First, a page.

Leith Stevens' television work was extensive, including composing, arranging and conducting music for 36 television series. He also worked as Music Supervisor for six popular television series, including Mannix, Mission: Impossible, "Mr. Novak," (TV series), The Odd Couple, The Brady Bunch, The Immortal, and Love, American Style. Stevend scored episodes for nearly two dozen television series from the 1950s through the late 1960s.

Year Title Info On CD?
1967 Hondo Episode(s):


Stevens' first work to be used on cinema was his piano concerto in C minor, for the Hollywood film ''Night Song'' (1947).[3] In addition to his prolific TV output, he also co-wrote the Oscar-nominated title song from the 1956 movie Julie starring Doris Day. His other film scores included the George Pal science-fiction classics Destination Moon (1950), When Worlds Collide (1951) and The War of the Worlds (1953), as well as Syncopation (1942), All My Sons (1948), Larceny (1948), The Sun Sets at Dawn (1950), The Atomic City (1952), Beware, My Lovely (1952), The Hitch-Hiker (1953), The War of the Worlds (1953), The Bigamist (1953), The Wild One (1953), Private Hell 36 (1954), Crashout (1955), The Treasure of Pancho Villa (1955), The Garment Jungle (1957), Ride Out for Revenge (1957), Eighteen and Anxious (1957), The Green-Eyed Blonde (1957), Violent Road (1958), The Gun Runners (1958), But Not for Me (1959), The Gene Krupa Story (1959), Hell to Eternity (1960), The Interns (1962), A New Kind of Love (1963), The Night of the Grizzly (1966), Chuka (1967) and Assault on the Wayne (1971). He also provided uncredited contributions to the Frank Capra film classic It's a Wonderful Life.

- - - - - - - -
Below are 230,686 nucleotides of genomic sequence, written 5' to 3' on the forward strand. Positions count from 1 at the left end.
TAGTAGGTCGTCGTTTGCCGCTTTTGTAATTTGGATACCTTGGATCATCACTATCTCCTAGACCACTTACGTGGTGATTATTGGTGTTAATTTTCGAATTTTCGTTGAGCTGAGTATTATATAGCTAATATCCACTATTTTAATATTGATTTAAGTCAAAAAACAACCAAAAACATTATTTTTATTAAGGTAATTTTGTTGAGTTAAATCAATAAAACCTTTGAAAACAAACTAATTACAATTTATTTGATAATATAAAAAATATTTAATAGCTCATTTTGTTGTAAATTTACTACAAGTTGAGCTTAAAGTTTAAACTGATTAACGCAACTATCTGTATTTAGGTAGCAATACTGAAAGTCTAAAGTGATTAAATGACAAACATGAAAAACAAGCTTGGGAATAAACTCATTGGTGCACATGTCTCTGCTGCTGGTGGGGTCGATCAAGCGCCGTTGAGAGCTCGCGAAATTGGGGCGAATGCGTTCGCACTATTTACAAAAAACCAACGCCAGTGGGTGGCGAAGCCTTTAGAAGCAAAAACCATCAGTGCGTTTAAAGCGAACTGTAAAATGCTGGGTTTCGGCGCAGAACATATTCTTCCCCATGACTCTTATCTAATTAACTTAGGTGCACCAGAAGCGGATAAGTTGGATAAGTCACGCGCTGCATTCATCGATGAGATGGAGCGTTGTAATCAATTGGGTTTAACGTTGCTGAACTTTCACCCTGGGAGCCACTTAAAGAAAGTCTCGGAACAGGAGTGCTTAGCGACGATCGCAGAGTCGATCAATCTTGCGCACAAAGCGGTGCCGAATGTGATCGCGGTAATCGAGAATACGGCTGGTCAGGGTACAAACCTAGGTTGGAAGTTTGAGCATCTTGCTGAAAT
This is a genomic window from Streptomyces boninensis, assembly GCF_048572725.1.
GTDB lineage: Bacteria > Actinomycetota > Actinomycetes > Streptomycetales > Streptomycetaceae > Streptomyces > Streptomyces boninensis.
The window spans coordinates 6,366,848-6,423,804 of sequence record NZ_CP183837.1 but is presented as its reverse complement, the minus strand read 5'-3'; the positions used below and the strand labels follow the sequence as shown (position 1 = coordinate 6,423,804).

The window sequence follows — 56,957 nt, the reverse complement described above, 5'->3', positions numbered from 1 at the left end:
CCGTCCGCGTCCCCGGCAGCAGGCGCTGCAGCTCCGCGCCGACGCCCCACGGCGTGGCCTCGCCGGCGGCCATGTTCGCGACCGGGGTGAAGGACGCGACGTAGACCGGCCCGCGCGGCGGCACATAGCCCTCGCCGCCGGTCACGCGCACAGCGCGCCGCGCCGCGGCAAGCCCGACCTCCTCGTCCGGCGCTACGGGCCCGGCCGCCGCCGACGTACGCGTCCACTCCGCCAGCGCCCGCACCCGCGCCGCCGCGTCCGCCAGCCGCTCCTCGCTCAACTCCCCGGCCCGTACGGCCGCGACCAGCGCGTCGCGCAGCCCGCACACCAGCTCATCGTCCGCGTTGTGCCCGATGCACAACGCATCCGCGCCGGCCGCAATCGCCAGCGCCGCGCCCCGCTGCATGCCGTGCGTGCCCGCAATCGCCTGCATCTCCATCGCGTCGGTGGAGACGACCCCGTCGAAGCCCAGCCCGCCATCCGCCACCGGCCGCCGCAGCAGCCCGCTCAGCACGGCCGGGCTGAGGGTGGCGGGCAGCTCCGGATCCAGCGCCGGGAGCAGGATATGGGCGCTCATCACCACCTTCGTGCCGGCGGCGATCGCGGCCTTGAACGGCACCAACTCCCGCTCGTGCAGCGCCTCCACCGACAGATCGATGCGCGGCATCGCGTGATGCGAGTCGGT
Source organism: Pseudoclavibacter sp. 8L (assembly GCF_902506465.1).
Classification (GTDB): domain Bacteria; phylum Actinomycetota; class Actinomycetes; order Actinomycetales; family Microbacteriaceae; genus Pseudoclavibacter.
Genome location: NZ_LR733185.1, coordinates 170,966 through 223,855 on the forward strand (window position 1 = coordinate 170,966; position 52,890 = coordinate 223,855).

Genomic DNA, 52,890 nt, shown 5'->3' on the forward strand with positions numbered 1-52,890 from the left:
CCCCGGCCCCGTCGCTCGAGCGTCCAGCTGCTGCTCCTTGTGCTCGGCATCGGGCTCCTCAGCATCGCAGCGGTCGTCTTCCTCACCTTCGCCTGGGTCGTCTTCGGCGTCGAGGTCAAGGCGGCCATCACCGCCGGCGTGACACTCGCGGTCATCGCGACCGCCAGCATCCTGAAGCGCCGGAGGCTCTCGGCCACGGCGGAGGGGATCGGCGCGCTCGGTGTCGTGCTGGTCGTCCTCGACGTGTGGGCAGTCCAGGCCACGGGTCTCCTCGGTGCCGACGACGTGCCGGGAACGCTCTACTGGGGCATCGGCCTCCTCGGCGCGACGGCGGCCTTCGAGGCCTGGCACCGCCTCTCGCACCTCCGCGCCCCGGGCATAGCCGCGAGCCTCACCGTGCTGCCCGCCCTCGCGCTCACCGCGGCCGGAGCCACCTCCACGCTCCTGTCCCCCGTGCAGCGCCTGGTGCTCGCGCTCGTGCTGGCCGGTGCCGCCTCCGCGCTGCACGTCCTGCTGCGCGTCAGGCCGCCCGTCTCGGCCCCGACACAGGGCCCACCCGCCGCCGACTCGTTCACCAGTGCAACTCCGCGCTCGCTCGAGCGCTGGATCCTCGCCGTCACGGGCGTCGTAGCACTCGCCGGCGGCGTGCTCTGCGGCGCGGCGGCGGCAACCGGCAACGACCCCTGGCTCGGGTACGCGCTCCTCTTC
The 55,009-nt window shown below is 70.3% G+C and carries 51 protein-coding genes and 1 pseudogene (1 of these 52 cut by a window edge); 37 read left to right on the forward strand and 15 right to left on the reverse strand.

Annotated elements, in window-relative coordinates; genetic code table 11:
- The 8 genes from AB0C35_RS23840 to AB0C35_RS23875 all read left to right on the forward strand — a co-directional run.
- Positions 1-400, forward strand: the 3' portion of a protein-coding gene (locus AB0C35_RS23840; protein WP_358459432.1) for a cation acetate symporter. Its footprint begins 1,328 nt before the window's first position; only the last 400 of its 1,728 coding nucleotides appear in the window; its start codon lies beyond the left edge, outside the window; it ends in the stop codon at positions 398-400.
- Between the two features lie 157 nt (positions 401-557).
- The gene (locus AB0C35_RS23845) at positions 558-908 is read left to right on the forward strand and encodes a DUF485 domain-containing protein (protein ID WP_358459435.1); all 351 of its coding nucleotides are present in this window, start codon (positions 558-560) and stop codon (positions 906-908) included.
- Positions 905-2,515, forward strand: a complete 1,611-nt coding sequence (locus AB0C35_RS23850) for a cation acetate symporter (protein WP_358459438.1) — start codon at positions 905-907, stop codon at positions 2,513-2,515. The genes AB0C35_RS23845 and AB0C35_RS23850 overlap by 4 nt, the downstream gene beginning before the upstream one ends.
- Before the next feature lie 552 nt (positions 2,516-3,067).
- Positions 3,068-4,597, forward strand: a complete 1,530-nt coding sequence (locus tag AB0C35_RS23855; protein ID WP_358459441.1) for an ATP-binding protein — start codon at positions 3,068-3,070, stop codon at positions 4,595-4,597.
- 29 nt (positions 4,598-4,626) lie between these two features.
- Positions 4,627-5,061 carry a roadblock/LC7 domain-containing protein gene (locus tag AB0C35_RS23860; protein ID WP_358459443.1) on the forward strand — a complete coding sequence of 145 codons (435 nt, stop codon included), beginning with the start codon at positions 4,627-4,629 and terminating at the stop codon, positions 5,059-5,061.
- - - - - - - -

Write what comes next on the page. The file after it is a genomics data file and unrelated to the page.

Stevens died at the age of 60 due to a heart attack after learning that his wife had died in a car accident.


With Chet Baker and Bud Shank


  1. ^ DeLong, Thomas A. (1996). Radio Stars: An Illustrated Biographical Dictionary of 953 Performers, 1920 through 1960. McFarland & Company, Inc. ISBN 978-0-7864-2834-2. P. 253.
  2. ^ "Glee Clubs Prominent on the Air". Freeport Journal-Standard. Illinois, Freeport. April 28, 1934. p. 3. Retrieved August 30, 2016 – via Newspapers.com.  open access publication – free to read
  3. ^ Kleiner, Dick (August 7, 1997). "'Hill Street Blues' was located in large, unnamed Eastern city". The Kokomo Tribune. Indiana, Kokomo. p. 9. Retrieved August 30, 2016 – via Newspapers.com.  open access publication – free to read
  • Terrace, Vincent. Radio Programs, 1924-1984. Jefferson, North Carolina: McFarland, 1999. ISBN 0-7864-0351-9